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 Article of Interest - Teacher Qualifications

The San Francisco Gate logoCalifornia Education Funding Imperiled

U.S. Demands End to Hiring of Uncredentialed Teachers

by Nanette Asimov, The San Francisco Gate, August 6, 2002

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California, with 32,000 uncredentialed teachers, stands to lose hundreds of millions of education dollars if it cannot figure out how to hire a "highly qualified teacher" in every classroom, as the new federal Education Act requires by 2006.

Federal education officials said Monday that California is already "out of compliance" with the first step of the new law, which goes into effect this fall. It says states must hire only qualified, credentialed teachers at schools receiving federal funds for low-income students. Most of the state's uncredentialed teachers work with low-income students.

About 4,800 California schools, or 58 percent, receive nearly $1 billion in such funding each year, state records show.

But class size could soar to 60 or even 90 students if those teachers were fired, said Linda Bond, director of governmental relations for the California Commission on Teacher Credentialing.

"The (federal government) may need to rethink what they're asking for," Bond said.

California's inability to meet the new federal standards came to light after the state Board of Education gave Washington a written definition of what it considered to be a "highly qualified teacher," something that all states are required to do as part of the new federal law.


But California's definition requires neither a teaching credential nor a major in the subject to be taught -- the two minimum criteria of the federal law.

Instead, the state says only that such teachers should hold a bachelor's degree, pass certain state exams and complete 18 units of course work in the subjects to be taught. And it permits several exemptions.

The odd definition caught the eye of education advocates and a certain Bay Area congressman, who wrote a lengthy rebuke on Monday to each member of the state board:

"This is an audacious and reckless action that suggests a lack of regard for students, parents and taxpayers," wrote Rep. George Miller, D-Martinez, who co-authored the new federal Education Act. "The California criteria for highly qualified (teachers) fell short of the federal requirements in almost every respect."

In addition, education advocates and legal groups called attention to the idea that California -- plagued with a shortage of qualified teachers in needy schools -- should try to erase the problem by changing the definition of what it means to be qualified.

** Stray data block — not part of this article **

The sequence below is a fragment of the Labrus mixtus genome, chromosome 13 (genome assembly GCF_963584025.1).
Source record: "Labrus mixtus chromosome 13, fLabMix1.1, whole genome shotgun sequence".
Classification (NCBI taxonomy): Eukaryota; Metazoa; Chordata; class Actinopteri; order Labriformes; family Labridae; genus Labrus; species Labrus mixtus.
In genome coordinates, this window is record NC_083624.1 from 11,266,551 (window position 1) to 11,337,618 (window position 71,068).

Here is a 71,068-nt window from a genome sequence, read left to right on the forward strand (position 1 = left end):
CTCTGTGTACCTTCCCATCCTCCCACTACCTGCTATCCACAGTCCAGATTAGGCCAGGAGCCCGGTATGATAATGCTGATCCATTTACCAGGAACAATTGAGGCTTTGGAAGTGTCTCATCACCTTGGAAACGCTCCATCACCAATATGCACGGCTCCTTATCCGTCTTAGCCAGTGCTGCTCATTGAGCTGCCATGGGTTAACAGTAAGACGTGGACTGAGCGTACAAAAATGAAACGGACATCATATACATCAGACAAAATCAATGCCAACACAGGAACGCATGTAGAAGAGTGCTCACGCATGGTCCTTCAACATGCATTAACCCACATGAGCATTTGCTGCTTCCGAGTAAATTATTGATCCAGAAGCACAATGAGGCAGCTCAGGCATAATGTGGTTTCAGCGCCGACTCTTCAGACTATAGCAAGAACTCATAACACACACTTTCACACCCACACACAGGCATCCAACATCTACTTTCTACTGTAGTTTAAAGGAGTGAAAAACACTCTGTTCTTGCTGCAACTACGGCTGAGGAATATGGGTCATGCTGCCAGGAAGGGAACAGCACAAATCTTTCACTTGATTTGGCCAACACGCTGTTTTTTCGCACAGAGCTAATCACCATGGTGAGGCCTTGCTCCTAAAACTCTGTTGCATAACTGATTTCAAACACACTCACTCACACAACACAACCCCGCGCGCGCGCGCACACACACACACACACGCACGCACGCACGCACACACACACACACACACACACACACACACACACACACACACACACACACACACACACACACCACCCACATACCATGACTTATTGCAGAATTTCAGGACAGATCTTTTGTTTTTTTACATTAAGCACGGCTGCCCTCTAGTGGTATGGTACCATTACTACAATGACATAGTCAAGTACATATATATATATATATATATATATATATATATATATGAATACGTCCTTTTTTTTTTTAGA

"Rather than ramping up policies to attract and retain quality teachers, the state is ramping down its definition of who's qualified," said attorney John Affeldt of the nonprofit Public Advocates, Inc., a coalition member.

Bond, whose Commission on Teacher Credentialing helped the state Board of Education come up with the definition, acknowledged that its standards were weaker than what California already requires for classroom teachers.


But she said the state believed the deadline for submitting the definition was imminent, and that California could lose "billions of dollars" if it didn't comply.

"We had no other choice," she said, calling the definition merely a "placeholder" until a better one could be crafted.

But the state board's attorney, Rae Belisle, defended the definition as "not inconsistent with what the federal law required."

Dan Langan, a spokesman for the U.S. Department of Education, disagreed.

"The intent of Congress is clear: to make sure that every child is taught by a highly qualified teacher," he said. "California's definition would not pass muster.

"We will be working with California to help ensure that they are clear on what the requirements are under the law."

If California still failed to comply, Langan said, it could mean "loss of a portion of Title I funds," although no penalty is imminent.

California receives 12 percent of the nation's entire Title I apportionment.

In 2000, a statewide study showed that at elementary schools with the most impoverished students, nearly 22 percent of teachers lacked credentials. At schools with wealthier children, the figure was 2 percent.



The number of uncredentialed teachers in California soared after 1996, when the state began reducing elementary class sizes across the state.

Bond credited Gov. Gray Davis with reducing the number of uncredentialed teachers by about 4,000 over the past two years through financial incentives --

helping teachers with college loans and mortgage payments -- to lure qualified instructors into schools with needy children.

Even so, she said, the state's problem is vast and not easily fixed.

In his letter to the state board members, Miller said he sympathizes with that dilemma but that California's students face an even worse problem.

"Hundreds of thousands of children in the state, particularly poor and minority children, are taught by teachers who lack training and who possess neither the subject matter knowledge nor the pedagogical skills to effectively teach the subjects to which they are assigned," he wrote.

Miller accused the board of trying to "circumvent federal guidelines aimed at improving teacher quality," and called on the board to rethink its definition.

E-mail Nanette Asimov at

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